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Portrait as bishop

Gaston Henri de Bourbon, Duke of Verneuil (3 November 1601 – 28 May 1682) was a royal bastard who was the bishop of Metz from 1612 to 1652, despite not being ordained. In his early 50s he was displaced and had a career as a diplomat.

Biography

Henri was the illegitimate son of King Henry IV of France and his mistress, Catherine Henriette de Balzac d'Entragues.[1] He was born at Château de Vincennes. His sister was Gabrielle Angelique, called Mlle de Verneuil (1603–1627), who married Bernard de Nogaret de La Valette. He was declared legitimate in 1603, at the age of two.

His half siblings included King Louis XIII of France, Duchess of Savoy and Duke of Vendôme.

The bishopric of Metz was intended for him from infancy, but when Bishop Charles de Lorraine died in 1607, the Pope refused to appoint a young child of seven. The House of Lorraine had controlled the see since 1484, usually with a family member as bishop, which Paris was keen to bring to an end. The elderly Anne de Pérusse des Cars, bishop of Lisieux, was appointed as placeholder bishop, and Henri was given an expectative appointment, in effect a reservation, plus a pension from the revenues, until he reached adult age.[2] Pope Paul V agreed to appoint him in 1612, after the death of Pérusse des Cars, at the request of Louis XIII, despite Henri being only 11 and not ordained. He was never ordained and never resided at Metz, appoointing deputies to run diocesan affairs.[2]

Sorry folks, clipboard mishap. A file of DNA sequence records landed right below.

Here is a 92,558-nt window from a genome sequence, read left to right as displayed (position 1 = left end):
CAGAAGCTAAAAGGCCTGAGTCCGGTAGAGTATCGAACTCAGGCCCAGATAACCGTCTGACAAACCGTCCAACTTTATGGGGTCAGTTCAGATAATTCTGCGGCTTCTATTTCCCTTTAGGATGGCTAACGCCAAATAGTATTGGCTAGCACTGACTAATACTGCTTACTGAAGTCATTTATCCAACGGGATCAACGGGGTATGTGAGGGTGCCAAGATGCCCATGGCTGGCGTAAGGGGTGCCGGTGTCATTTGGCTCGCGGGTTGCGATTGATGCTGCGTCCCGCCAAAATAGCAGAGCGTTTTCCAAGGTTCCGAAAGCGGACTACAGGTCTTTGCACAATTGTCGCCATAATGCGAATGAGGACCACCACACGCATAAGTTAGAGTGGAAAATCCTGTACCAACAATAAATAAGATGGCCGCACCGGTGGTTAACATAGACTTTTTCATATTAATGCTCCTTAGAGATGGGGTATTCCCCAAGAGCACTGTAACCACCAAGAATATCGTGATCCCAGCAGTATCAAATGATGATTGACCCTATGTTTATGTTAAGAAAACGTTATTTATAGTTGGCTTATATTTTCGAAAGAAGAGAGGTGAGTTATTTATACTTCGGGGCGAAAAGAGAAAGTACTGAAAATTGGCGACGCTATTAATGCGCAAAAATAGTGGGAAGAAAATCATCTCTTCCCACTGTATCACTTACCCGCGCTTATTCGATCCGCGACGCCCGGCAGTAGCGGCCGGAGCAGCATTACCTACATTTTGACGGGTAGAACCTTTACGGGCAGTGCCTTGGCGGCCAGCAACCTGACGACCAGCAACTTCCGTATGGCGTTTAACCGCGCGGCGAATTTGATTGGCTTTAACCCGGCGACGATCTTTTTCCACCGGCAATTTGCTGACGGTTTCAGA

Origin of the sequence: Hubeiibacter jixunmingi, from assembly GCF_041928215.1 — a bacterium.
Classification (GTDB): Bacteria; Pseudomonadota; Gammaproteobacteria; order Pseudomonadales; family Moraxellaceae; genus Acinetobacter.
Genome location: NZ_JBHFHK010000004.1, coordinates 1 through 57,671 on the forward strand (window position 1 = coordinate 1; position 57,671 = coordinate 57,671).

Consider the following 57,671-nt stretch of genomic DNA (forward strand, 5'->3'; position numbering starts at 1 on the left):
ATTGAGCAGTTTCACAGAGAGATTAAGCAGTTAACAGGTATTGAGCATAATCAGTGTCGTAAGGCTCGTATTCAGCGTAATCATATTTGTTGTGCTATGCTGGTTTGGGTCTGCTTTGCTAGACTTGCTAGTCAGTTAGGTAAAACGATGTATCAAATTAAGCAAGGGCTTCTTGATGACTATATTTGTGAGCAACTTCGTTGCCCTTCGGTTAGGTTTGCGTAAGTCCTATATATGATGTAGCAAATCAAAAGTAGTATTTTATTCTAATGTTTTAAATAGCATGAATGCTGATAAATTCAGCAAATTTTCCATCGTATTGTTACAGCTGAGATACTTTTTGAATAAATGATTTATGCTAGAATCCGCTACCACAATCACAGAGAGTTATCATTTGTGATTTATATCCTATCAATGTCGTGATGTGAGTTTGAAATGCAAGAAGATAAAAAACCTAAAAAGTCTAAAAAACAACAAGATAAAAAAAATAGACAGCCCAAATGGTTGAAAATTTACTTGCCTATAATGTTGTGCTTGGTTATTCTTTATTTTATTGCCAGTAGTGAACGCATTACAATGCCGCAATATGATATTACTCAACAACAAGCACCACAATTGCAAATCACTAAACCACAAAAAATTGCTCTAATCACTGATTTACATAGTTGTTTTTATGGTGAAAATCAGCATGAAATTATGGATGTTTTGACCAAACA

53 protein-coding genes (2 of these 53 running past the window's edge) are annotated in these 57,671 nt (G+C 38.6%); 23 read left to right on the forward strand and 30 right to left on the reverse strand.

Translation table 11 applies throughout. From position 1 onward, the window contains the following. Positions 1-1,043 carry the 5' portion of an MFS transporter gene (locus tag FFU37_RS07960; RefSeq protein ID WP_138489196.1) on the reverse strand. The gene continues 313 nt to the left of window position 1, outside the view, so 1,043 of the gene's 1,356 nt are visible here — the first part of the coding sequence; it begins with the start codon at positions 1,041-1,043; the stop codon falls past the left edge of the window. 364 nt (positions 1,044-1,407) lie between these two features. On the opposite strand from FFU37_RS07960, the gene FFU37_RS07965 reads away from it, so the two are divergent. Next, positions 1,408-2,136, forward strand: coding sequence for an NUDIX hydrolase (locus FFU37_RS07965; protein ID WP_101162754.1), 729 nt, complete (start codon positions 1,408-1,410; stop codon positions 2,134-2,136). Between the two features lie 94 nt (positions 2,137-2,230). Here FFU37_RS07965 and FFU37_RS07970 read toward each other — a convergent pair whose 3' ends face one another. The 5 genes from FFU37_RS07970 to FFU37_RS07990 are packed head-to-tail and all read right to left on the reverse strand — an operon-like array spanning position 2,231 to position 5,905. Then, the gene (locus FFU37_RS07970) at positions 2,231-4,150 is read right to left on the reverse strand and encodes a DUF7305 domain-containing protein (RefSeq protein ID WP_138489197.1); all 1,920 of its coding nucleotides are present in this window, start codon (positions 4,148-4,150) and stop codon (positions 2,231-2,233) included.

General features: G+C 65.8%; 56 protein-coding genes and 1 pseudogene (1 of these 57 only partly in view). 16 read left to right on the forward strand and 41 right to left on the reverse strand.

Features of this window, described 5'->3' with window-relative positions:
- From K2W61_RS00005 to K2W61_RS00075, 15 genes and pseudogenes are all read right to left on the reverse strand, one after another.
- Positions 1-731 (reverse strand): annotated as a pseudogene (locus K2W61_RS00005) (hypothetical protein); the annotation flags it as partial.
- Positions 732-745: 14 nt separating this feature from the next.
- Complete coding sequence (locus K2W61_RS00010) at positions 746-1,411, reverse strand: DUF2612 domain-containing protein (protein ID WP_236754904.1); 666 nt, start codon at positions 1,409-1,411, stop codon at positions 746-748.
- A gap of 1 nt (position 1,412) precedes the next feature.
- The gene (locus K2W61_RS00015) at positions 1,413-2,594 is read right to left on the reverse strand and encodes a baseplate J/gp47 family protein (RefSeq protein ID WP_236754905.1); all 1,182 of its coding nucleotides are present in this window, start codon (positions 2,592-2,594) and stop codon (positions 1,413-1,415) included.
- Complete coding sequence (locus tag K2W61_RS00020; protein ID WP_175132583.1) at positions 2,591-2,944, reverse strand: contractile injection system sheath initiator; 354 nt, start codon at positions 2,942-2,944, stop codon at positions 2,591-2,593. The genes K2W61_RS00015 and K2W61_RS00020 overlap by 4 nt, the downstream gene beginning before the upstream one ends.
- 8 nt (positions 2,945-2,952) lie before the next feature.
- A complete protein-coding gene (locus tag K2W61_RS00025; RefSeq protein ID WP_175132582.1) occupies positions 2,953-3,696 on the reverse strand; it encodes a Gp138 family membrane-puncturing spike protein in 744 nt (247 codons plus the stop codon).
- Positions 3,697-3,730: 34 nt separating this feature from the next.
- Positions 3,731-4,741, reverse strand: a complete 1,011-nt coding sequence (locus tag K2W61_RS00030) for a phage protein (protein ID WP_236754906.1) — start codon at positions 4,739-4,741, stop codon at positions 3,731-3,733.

He resigned as bishop in favour of Cardinal Mazarin in 1652, which the Pope did not recognize, finally declaring him dismissed in 1659.[2] He was knighted on December 31, 1661 and created duke of Verneuil in 1663. In 1665 he became ambassador to England and in 1666 was made governor of Languedoc. He married Charlotte (1622-1704), daughter of the chancellor Pierre Séguier and widow of Maximilien François de Bethune, 2nd Duke of Sully (1614–1661), on October 29, 1668, when he was 67 and she 46. He died without issue on May 28, 1682 at Château de Verneuil.

References

  1. ^ Vizetelly, Ernest Alfred, The favourites of Henry of Navarre, (The Gorham Press, 1910), 297.
  2. ^ a b c Les évêques dans l’histoire de la France, p264, Jean Julg, 2004, ISBN 2740311354

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References

Chart showing the number of references in each month of the diary’s entries.

1665

  • Apr